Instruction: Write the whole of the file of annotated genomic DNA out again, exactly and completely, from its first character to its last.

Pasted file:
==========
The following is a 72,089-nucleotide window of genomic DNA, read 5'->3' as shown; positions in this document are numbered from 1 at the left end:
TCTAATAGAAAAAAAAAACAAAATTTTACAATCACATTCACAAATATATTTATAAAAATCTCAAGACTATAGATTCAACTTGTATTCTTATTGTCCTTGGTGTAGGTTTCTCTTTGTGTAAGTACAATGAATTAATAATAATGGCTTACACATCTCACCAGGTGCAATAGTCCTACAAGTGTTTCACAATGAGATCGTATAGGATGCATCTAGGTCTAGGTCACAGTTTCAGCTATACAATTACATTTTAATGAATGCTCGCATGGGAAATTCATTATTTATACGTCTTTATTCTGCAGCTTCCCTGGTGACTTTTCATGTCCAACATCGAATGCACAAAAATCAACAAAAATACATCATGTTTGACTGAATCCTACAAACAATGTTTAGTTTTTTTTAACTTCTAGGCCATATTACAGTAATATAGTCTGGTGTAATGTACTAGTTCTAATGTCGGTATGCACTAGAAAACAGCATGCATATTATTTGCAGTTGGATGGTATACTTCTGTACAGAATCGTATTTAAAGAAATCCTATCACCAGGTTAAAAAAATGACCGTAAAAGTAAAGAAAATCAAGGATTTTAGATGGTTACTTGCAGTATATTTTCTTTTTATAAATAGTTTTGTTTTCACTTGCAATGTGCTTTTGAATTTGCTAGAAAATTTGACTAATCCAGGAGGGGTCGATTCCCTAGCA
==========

The following is a 72,089-nucleotide window of genomic DNA, read 5'->3' as shown; positions in this document are numbered from 1 at the left end:
TCTAATAGAAAAAAAAAACAAAATTTTACAATCACATTCACAAATATATTTATAAAAATCTCAAGACTATAGATTCAACTTGTATTCTTATTGTCCTTGGTGTAGGTTTCTCTTTGTGTAAGTACAATGAATTAATAATAATGGCTTACACATCTCACCAGGTGCAATAGTCCTACAAGTGTTTCACAATGAGATCGTATAGGATGCATCTAGGTCTAGGTCACAGTTTCAGCTATACAATTACATTTTAATGAATGCTCGCATGGGAAATTCATTATTTATACGTCTTTATTCTGCAGCTTCCCTGGTGACTTTTCATGTCCAACATCGAATGCACAAAAATCAACAAAAATACATCATGTTTGACTGAATCCTACAAACAATGTTTAGTTTTTTTTAACTTCTAGGCCATATTACAGTAATATAGTCTGGTGTAATGTACTAGTTCTAATGTCGGTATGCACTAGAAAACAGCATGCATATTATTTGCAGTTGGATGGTATACTTCTGTACAGAATCGTATTTAAAGAAATCCTATCACCAGGTTAAAAAAATGACCGTAAAAGTAAAGAAAATCAAGGATTTTAGATGGTTACTTGCAGTATATTTTCTTTTTATAAATAGTTTTGTTTTCACTTGCAATGTGCTTTTGAATTTGCTAGAAAATTTGACTAATCCAGGAGGGGTCGATTCCCTAGCA